Some indie developers say that they are not in it for the money. If someone is in a position that they can do games for free, that’s great for them. However, if you are running a business, you are looking to stay in the business and hopefully even make some profit. Even though you can be able support your company with a paid game too, investors are not interested in companies that just stay a float or make modest profit. This is an important thing to consider as well, if you are looking to raise some funds.
What Platform to Choose
Chances are that you are using Unity3D, the weapon of choice for most mobile developers. With Unity, it is comparatively easy to develop your game for multiple platforms. You will always start with one platform though, and you have to consider if porting your game to other platforms is worth the extra work.
So, what is the best mobile platform: Android, iOS, Windows Phone? Android does have largest install base of devices and it’s especially prominent in Asia. However, Android users are notoriously hard to monetize and most of the revenue is still coming from Apple’s App Store i.e. iOS.
Another problem with Android is that it is a very fragmented platform. This means a lot of extra work optimizing your game for myriad different device-OS combinations. Then again, in my experience, as much as 80 percent of the downloads on Android can come from 4-6 leading devices. So it could be a good decision to just set the bar high and not support all the lower end devices.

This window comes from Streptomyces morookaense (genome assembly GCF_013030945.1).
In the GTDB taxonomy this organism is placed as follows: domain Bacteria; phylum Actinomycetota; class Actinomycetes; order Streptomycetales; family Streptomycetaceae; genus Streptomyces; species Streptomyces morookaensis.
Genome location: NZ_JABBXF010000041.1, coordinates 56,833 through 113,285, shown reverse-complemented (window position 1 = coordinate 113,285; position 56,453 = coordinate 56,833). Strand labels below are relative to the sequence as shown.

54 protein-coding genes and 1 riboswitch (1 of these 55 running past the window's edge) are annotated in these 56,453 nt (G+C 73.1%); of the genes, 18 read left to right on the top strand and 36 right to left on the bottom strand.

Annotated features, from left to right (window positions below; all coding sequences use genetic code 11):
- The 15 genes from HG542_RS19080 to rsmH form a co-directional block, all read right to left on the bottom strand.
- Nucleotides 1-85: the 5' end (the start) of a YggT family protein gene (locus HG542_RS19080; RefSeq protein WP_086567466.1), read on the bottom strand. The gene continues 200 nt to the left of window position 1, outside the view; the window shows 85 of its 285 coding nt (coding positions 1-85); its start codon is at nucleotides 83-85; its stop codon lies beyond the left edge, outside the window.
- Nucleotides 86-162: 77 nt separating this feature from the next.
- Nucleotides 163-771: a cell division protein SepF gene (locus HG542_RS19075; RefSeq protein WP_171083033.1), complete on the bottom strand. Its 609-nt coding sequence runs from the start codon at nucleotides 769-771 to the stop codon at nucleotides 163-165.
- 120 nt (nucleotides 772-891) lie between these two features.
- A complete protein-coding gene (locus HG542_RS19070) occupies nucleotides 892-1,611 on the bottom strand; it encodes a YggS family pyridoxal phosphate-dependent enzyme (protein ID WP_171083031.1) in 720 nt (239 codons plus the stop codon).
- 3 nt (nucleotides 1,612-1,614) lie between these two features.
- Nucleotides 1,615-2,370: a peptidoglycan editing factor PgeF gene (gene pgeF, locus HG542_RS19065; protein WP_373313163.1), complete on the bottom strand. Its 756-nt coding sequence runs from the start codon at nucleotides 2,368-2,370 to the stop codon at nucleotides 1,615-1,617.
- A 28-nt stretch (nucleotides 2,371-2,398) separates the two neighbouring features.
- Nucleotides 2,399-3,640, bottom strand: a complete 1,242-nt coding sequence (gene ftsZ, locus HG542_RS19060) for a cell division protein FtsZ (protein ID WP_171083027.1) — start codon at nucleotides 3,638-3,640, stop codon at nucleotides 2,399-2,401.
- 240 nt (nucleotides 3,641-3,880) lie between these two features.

As for Windows Phone, it is very marginal compared to either Android or iOS. Also, there is a lot less competition, but making a living out of WP game is not likely. One thing to keep in mind is that the more exposure you have for your game, the better: there’s synergy in having your game on multiple platforms. For example, when we released Tiny Troopers on Android, there was a clear increase on downloads on iOS that had been out for six months already, too.
Most game developers in the mobile industry don’t make it. That’s the harsh truth which is easily forgotten when reading Cinderella stories of companies getting millions of investment money or making millions revenues. But you have a better chance of making it if you realize this truth.
You can improve your odds a lot by not just rushing forward. There is gold in them mountains, but you have to be prepared to work for it. The days when you could just pick the nuggets from the ground are long gone.